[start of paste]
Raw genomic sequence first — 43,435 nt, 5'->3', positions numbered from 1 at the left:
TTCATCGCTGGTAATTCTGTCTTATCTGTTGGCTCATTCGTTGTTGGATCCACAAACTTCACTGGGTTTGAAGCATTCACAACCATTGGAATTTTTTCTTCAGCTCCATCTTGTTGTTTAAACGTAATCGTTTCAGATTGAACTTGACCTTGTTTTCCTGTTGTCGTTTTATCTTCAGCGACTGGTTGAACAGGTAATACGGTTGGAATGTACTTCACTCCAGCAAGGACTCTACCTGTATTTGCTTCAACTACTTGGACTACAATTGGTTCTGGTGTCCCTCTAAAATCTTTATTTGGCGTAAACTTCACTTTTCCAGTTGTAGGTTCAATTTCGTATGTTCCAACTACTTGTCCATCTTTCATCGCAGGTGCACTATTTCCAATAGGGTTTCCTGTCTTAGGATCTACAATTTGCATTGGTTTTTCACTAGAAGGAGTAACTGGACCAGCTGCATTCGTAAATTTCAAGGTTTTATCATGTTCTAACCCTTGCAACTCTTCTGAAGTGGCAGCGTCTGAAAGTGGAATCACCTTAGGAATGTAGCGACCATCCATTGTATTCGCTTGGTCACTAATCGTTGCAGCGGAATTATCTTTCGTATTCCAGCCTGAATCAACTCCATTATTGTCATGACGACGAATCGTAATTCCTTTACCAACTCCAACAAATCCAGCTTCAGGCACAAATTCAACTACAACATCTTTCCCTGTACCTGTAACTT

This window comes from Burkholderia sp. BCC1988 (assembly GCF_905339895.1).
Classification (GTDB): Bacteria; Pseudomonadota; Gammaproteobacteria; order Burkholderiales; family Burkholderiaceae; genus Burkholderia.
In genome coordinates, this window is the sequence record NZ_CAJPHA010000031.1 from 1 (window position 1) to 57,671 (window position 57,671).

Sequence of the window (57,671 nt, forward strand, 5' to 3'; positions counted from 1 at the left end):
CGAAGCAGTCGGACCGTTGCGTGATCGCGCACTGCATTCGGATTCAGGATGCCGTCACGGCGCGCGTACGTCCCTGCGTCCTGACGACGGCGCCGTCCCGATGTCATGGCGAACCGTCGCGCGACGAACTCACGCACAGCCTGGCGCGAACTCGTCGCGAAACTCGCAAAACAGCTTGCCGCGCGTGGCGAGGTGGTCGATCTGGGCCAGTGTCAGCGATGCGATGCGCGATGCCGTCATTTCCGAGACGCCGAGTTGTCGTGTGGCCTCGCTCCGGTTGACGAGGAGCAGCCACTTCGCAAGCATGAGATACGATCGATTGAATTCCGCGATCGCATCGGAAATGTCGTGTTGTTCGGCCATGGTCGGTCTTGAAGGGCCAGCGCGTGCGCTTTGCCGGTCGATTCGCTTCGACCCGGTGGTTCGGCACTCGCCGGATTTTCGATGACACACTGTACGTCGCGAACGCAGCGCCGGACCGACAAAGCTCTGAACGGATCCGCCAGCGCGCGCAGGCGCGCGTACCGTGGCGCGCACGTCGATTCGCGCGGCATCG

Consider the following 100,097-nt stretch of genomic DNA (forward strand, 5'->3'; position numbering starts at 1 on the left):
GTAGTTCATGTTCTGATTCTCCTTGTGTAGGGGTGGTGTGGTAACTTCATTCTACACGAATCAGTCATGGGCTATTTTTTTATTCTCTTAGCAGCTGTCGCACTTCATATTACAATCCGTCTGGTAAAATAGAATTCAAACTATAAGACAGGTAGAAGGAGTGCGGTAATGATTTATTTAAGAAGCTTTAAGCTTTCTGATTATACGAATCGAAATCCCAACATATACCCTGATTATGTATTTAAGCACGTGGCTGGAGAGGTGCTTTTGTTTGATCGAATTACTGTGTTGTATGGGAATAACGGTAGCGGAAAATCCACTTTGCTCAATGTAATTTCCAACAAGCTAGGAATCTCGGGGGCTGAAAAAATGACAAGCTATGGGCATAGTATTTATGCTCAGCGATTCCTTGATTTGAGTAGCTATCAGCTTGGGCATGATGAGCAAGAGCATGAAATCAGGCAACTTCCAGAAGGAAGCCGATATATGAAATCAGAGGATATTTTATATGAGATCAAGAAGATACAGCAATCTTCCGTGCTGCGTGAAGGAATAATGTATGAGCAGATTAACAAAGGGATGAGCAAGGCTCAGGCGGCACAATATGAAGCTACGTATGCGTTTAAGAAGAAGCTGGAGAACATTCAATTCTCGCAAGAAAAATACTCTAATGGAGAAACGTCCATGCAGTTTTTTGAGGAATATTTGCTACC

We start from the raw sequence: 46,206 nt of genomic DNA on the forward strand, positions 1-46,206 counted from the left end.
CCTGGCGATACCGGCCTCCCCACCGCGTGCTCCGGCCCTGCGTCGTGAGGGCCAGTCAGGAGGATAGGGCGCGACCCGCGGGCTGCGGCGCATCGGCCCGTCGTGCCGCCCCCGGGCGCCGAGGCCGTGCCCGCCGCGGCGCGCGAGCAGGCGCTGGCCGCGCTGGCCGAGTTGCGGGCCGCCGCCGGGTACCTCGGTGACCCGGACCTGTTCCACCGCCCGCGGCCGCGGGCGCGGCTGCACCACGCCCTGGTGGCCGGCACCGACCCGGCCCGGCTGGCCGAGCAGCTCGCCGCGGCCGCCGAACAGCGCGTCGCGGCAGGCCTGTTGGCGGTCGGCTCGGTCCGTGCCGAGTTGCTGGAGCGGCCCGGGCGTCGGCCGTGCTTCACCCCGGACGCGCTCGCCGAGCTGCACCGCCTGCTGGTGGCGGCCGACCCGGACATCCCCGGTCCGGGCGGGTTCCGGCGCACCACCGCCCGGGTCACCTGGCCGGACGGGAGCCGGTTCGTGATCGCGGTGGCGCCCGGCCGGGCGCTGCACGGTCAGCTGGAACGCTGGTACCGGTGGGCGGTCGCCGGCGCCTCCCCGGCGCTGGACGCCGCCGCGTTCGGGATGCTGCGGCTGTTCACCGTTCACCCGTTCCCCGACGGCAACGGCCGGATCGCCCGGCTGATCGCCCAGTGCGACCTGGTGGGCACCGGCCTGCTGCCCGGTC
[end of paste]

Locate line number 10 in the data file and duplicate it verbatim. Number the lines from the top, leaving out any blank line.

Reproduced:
We start from the raw sequence: 46,206 nt of genomic DNA on the forward strand, positions 1-46,206 counted from the left end.